Sermon
May 19, 2002
First Congregational Church, 36 Main Street, New Milford, Ct  06776
Rev. Michael Moran
Write to Rev. Moran

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Scripture Readings

Acts 2:1- 4, 12 - 21

When the day of Pentecost had come, they were all together in one place.
And suddenly from heaven there came a sound like the rush of a violent wind,
and it filled the entire house where they were sitting.  Divided tongues, as
of fire, appeared among them, and a tongue rested on each of them.  All of
them were filled with the Holy Spirit and began to speak in other languages,
as the Spirit gave them ability.

All were amazed and perplexed, saying to one another, "What does this mean?"
But others sneered and said, "They are filled with new wine."

But Peter, standing with the eleven, raised his voice and addressed them,
"Men of Judea and all who live in Jerusalem, let this be known to you, and
listen to what I say.  Indeed, these are not drunk, as you suppose, for it
is only nine o'clock in the morning.
No, this is what was spoken through the prophet Joel:

'In the last days it will be, God declares, that I will pour out my Spirit
upon all flesh, and your sons and your daughters shall prophesy, and your
young men shall see visions, and your old men shall dream dreams. Even upon
my slaves, both men and women, in those days I will pour out my Spirit; and
they shall prophesy.

And I will show portents in the heaven above and signs on the earth below,
blood, and fire, and smoky mist. The sun shall be turned to darkness and the
moon to blood, before the coming of the Lord's great and glorious day.

Then everyone who calls on the name of the Lord shall be saved.'

Numbers 11:24-30

So Moses went out and told the people the words of the LORD; and he gathered
seventy elders of the people, and placed them all around the tent.  Then the
LORD came down in the cloud and spoke to him, and took some of the spirit
that was on him and put it on the seventy elders; and when the spirit rested
upon them, they prophesied. But they did not do so again.

Two men remained in the camp, one named Eldad, and the other named Medad,
and the spirit rested on them; they were among those registered, but they
had not gone out to the tent, and so they prophesied in the camp.  And a
young man ran and told Moses, "Eldad and Medad are prophesying in the camp."

And Joshua son of Nun, the assistant of Moses, one of his chosen men, said,
"My lord Moses, stop them!"  But Moses said to him, "Are you jealous for my
sake? Would that all the LORD's people were prophets, and that the LORD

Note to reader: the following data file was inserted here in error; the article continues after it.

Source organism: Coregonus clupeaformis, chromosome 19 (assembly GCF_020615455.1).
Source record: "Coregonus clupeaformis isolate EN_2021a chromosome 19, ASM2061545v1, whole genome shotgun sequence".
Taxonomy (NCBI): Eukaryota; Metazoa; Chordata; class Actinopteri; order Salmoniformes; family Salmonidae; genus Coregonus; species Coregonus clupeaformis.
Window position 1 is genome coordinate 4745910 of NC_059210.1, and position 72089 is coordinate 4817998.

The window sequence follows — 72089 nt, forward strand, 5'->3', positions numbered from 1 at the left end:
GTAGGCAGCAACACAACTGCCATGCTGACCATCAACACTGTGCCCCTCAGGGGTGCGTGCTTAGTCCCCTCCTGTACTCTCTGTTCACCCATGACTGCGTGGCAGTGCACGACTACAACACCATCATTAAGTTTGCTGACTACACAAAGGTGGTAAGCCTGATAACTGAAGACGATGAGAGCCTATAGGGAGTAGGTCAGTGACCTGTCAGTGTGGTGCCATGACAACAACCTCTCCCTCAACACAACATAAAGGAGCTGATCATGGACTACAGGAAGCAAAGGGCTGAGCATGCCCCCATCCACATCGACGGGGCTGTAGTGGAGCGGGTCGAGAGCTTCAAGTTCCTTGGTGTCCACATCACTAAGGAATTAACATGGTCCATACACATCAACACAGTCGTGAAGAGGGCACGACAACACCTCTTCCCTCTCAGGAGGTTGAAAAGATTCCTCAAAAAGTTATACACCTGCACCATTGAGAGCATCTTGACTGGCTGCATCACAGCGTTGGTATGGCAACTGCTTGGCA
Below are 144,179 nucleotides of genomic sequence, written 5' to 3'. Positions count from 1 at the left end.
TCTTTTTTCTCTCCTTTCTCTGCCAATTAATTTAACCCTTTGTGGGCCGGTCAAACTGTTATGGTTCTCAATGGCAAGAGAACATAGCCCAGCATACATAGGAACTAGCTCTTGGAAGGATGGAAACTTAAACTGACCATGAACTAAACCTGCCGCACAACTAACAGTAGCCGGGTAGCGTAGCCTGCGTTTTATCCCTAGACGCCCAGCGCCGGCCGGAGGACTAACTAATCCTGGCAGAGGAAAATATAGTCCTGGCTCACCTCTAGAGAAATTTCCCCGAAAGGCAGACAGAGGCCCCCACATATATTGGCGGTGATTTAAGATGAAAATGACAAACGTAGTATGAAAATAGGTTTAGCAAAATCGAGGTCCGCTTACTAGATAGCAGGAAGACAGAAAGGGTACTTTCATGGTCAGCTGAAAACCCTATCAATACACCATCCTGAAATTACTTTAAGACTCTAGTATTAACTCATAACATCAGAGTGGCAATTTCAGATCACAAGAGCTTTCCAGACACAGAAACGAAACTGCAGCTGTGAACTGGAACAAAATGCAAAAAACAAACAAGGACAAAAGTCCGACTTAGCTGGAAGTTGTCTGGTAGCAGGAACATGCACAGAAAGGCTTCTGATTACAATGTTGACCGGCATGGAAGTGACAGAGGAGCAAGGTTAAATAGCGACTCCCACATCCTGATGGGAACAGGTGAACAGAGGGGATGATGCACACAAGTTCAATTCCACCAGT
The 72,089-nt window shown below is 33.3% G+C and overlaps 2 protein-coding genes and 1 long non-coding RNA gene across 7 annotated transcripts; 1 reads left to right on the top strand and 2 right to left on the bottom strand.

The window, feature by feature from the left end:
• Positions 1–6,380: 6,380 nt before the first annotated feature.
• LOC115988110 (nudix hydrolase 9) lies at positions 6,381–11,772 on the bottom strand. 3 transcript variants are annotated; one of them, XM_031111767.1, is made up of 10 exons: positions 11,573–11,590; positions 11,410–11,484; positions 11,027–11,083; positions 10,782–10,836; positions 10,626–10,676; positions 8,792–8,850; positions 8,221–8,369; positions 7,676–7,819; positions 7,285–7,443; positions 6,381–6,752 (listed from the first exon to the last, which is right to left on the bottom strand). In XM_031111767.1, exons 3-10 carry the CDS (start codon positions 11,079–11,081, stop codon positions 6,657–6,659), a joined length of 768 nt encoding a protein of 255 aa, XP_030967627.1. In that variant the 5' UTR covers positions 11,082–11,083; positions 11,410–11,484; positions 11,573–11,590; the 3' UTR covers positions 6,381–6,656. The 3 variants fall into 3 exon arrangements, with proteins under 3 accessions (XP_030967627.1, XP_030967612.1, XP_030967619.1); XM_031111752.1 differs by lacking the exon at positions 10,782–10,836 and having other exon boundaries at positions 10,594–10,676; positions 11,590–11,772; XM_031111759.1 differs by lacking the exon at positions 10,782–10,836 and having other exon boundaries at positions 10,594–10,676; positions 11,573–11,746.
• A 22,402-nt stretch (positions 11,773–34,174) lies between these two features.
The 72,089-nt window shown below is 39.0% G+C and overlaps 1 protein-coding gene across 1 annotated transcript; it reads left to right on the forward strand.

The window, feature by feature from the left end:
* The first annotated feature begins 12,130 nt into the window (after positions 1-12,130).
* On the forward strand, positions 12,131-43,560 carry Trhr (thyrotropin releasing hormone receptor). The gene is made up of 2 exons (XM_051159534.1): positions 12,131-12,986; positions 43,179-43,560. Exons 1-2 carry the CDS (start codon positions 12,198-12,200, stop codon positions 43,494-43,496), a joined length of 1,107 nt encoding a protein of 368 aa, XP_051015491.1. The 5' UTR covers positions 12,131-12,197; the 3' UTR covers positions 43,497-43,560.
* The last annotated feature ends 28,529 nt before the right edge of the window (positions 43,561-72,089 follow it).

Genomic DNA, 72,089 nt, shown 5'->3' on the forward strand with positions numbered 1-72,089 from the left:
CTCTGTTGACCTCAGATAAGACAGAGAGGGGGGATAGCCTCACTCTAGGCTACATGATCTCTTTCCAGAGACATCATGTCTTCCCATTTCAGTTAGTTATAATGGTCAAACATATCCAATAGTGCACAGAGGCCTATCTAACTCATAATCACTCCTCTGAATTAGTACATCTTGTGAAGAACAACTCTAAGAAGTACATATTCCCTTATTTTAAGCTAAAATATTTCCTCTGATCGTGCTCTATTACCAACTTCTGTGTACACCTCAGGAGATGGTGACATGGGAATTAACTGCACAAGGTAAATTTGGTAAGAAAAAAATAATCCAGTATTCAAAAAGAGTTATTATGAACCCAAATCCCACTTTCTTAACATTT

would put his spirit on them!"

And Moses and the elders of Israel returned to the camp.

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Sermon: The Wind Blows Where it Wills

The other day I was reading an article on the Internet about a football
player named Lavie Dilweg.  Now I doubt that many of you have ever heard of
Mr. Dilweg, who played offensive and defensive end for many years for the
Green Bay Packers and was an all-pro almost every year of his career.  He
played football in the morning and in the afternoon was a lawyer, later a
Congressman, and eventually a member of the Kennedy Administration.  But you
've never heard of him and in fact the article about him was entitled: THE
BEST END WE EVER FORGOT.

There's a whole class of articles that regularly appear with titles like
that - The Finest Restaurant You've never heard of, or The most fabuluous
beach were nobody goes, or The holiest holiday nobody celebrates.

The last one I made up, and I think it could be applied to the holiday we
celebrate today - the Day of Penetcost.

At first Pentecost was a Jewish agricultural festival - 50 days after
Passover when the first of the corn harvest was presented in the temple.
Later it was a time to commemorate the giving of the Law to Moses.  But for
the Jews who became Christians, this holy day became associated with the
gift of the Holy Spirit and the formation of the church.

And so in the first lesson today we heard that: When the day of Pentecost
had come, they were all together in one place.  And suddenly from heaven
there came a sound like the rush of a violent wind, and it filled the entire
house where they were sitting.  Divided tongues, as of fire, appeared among
them, and a tongue rested on each of them.  All of them were filled with the
Holy Spirit and began to speak in other languages, as the Spirit gave them
ability.

All were amazed and perplexed, saying to one another, "What does this mean?"
But others sneered and said, "They are filled with new wine."

But Peter raised his voice and addressed them, This is what was spoken
through the prophet Joel: 'In the last days it will be, God declares, that I
will pour out my Spirit upon all flesh, and your sons and your daughters
shall prophesy, and your young men shall see visions, and your old men shall
dream dreams.

Then everyone who calls on the name of the Lord shall be saved.'

Now I shortened the reading up a little then, in fact I shortened it up for
the earlier reading as well, for full version is something of a tongue
twister and not the favorite among readers.  The middle paragraph talks
about how many different people were in the crowd who could understand the
disciples in their native tongues:

Acts 2:7-11 And they were all amazed and marvelled, saying one to another,
Behold, are not all these which speak Galilaeans?  And how hear we every man
in our own tongue, wherein we were born?  Parthians, and Medes, and
Elamites, and the dwellers in Mesopotamia, and in Judaea, and Cappadocia, in
Pontus, and Asia, Phrygia, and Pamphylia, in Egypt, and in the parts of
Libya about Cyrene, and strangers of Rome, Jews and proselytes, Cretes and
Arabians, we do hear them speak in our tongues the wonderful works of God.
(KJV)

You'll note that today speaking in tongues in Pentecostal churches means
using a language that no one can understand - which is quite the opposite of
the manifestation of the spirit on this first Pentecost - but more about
that later.

I also wanted to mention that in 32 years of ministry I've never before read
the second passage which was recommended for us this morning, the passage
from the book of Numbers.  It was the story of how the Spirit of God broke
out of the "official" "authorized" group of the seventy elders appointed by
Moses and gave the gift of prophecy to Eldad and Medad.